Former NFL player Fred Taylor announces that the Jacksonville Jaguars selects UCLAs Myles Jack as the 36th pick in the second round of the 2016 NFL football draft, Friday, April 29, 2016, in Chicago. (AP Photo/Charles Rex Arbogast)
Charles Rex Arbogast
April 29, 2016

JACKSONVILLE, Fla. (AP) The Jacksonville Jaguars got ''three good looks'' at Myles Jack's injured right knee and were satisfied with the results.

Still, it took an emotional tug for general manager Dave Caldwell to get Jack to Jacksonville.

The Jaguars traded up two spots to grab the UCLA linebacker out of UCLA in the second round of the NFL draft Friday night, landing a speedy player with huge upside. If Jack returns to form, the Jaguars could have the steal of the draft.

''Man, it's been long, a little big embarrassing, but I'm definitely excited,'' Jack said. ''It was just a sigh of relief. Words can't put it into how I exactly felt, but it was just a relief.''

The Jaguars continued to overhaul their defense by selecting Maryland defensive end Yannick Ngakoue in the third round (69th overall). Caldwell considered taking Ngakoue in the second round, but that was before Jack fell.

Jack had been widely projected to go early in the first round Thursday. Instead, he slipped to the second day. Surprised he was still on the board and worried some teams were about to make a move for him, Jacksonville traded the 38th and 146th (fifth round) overall picks to Baltimore to draft Jack at No. 36.

''The sentimental part of me, it broke my heart seeing him on the TV last night because he is such a good kid and such a dominant player that it just wasn't right,'' Caldwell said. ''The more I thought about it overnight and we talked - we deliberated a lot with our medical staff and with (coach) Gus (Bradley) and our coaching staff - it was the right move for us.''

Jack tore the meniscus in his right knee on Sept. 23 and missed the remainder of his junior season. He left school in early October to rehab in Phoenix.

The Jaguars checked his knee at the NFL combine, again during a visit to Jacksonville and a third time during a re-check for NFL teams a few weeks before the draft.

''He had a great workout for us and you'd never know there was anything wrong with him,'' Caldwell said. ''As far as we're concerned, there's not (any concern) right now. There's no plan for surgeries. There's no plan for any additional treatment. I think we're good to go.''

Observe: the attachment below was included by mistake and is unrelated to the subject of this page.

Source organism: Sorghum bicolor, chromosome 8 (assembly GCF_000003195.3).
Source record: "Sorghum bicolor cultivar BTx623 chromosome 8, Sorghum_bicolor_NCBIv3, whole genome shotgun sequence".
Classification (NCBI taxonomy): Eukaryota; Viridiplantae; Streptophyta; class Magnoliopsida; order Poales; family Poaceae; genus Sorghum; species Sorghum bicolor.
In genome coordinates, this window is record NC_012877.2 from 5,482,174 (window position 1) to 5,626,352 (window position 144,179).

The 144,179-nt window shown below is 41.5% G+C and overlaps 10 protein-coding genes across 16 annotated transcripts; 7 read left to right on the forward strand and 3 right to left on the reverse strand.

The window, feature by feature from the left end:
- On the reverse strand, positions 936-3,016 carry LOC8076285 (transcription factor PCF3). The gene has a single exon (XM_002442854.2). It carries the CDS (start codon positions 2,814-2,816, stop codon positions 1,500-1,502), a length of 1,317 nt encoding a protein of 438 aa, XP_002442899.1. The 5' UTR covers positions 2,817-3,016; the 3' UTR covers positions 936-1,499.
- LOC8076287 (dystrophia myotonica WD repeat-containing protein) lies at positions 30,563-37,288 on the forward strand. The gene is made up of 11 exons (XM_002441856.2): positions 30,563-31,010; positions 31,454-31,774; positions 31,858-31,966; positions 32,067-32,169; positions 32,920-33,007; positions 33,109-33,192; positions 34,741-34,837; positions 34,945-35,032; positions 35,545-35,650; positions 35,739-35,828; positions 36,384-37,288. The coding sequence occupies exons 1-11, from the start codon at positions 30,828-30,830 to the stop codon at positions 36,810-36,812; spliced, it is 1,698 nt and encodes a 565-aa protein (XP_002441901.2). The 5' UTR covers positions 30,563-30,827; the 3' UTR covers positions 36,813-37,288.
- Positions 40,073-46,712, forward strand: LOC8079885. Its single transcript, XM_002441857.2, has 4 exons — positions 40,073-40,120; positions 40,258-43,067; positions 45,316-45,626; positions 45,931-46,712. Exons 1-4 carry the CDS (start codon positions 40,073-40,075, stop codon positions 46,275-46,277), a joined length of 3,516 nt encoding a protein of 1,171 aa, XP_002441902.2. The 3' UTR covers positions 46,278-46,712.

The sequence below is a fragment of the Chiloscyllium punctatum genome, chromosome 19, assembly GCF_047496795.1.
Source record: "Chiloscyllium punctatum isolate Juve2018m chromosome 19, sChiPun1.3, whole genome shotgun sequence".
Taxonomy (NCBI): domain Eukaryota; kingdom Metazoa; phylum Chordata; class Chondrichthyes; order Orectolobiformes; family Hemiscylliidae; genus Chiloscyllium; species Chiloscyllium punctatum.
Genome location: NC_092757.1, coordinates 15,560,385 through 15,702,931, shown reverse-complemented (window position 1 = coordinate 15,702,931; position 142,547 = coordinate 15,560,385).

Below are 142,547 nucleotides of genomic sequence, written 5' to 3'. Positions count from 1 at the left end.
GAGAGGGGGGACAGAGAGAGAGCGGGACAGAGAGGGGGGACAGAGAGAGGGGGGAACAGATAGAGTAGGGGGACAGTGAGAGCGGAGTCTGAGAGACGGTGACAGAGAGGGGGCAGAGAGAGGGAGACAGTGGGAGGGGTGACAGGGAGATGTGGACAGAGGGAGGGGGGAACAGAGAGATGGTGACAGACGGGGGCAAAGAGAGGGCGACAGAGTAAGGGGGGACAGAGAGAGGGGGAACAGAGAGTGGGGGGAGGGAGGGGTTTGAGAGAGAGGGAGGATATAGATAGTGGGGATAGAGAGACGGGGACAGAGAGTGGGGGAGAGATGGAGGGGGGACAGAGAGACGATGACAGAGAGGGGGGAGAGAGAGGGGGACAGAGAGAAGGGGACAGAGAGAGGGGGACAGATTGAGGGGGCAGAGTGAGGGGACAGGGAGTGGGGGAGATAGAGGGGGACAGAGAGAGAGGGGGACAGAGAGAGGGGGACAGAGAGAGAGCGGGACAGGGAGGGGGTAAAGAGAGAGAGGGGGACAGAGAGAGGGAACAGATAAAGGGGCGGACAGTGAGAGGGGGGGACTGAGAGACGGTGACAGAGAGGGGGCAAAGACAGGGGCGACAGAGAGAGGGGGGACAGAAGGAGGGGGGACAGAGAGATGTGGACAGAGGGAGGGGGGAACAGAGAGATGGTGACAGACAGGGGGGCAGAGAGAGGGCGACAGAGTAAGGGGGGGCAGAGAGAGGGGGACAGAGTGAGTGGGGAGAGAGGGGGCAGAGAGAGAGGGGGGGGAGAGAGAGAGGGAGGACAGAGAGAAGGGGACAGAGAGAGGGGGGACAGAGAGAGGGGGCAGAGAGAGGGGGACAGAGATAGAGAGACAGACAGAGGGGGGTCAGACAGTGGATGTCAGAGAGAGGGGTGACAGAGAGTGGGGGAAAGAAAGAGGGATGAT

Jack said earlier this week that he could possibly need micro-fracture surgery down the road. The Jaguars, though, didn't have enough concerns to pass on him.

''We've had three good looks at it and plenty of MRIs and different scans,'' Caldwell said. ''With any player there's risk.''

Jack started 28 of 29 games in three years at UCLA, finishing with 178 tackles, four interceptions and a sack. He also ran for 401 yards and 11 touchdowns, making him one of college football most versatile players.

In Jacksonville, he will compete with veteran Dan Skuta for a starting spot at outside linebacker. He should immediately improve Jacksonville's pass coverage. The Jags ranked last in the league in getting off the field on third downs in 2015.

''It's been crazy, but bottom line is, man, I'm, ready to go,'' Jack said. ''I'm 100 percent healthy. I'm cleared. The knee shouldn't be a concern anymore. I definitely proved that with my play. There's nothing else to talk about. I'm ready to play ball.''

Caldwell has spent the offseason revamping the team's defense, signing defensive tackle Malik Jackson, free safety Tashaun Gipson and cornerback Prince Amukamara in free agency and then drafting Florida State cornerback Jalen Ramsey with the fifth overall pick Thursday.

Throw in pass-rusher Dante Fowler Jr. who missed his entire rookie season following a knee injury, and the Jaguars expect to have a handful of new defensive starters in 2016.

Getting the defense turned around is the key for a franchise that went 12-36 the last three years. And taking a chance on Jack might help get it done.

''We want to be great,'' Caldwell said. ''We've got to take chances. We've been pretty conservative in our time here and in our philosophy in drafting and in some of our free-agent acquisitions. There comes a point in time where we've got to close the talent gap, and you're not going to do that without taking risks. This is one that we just felt (was a) calculated risk.

''He's going to play out this contract and hopefully he's here for 10, 12 years and we'll look back at it as a good thing for the Jaguars.''

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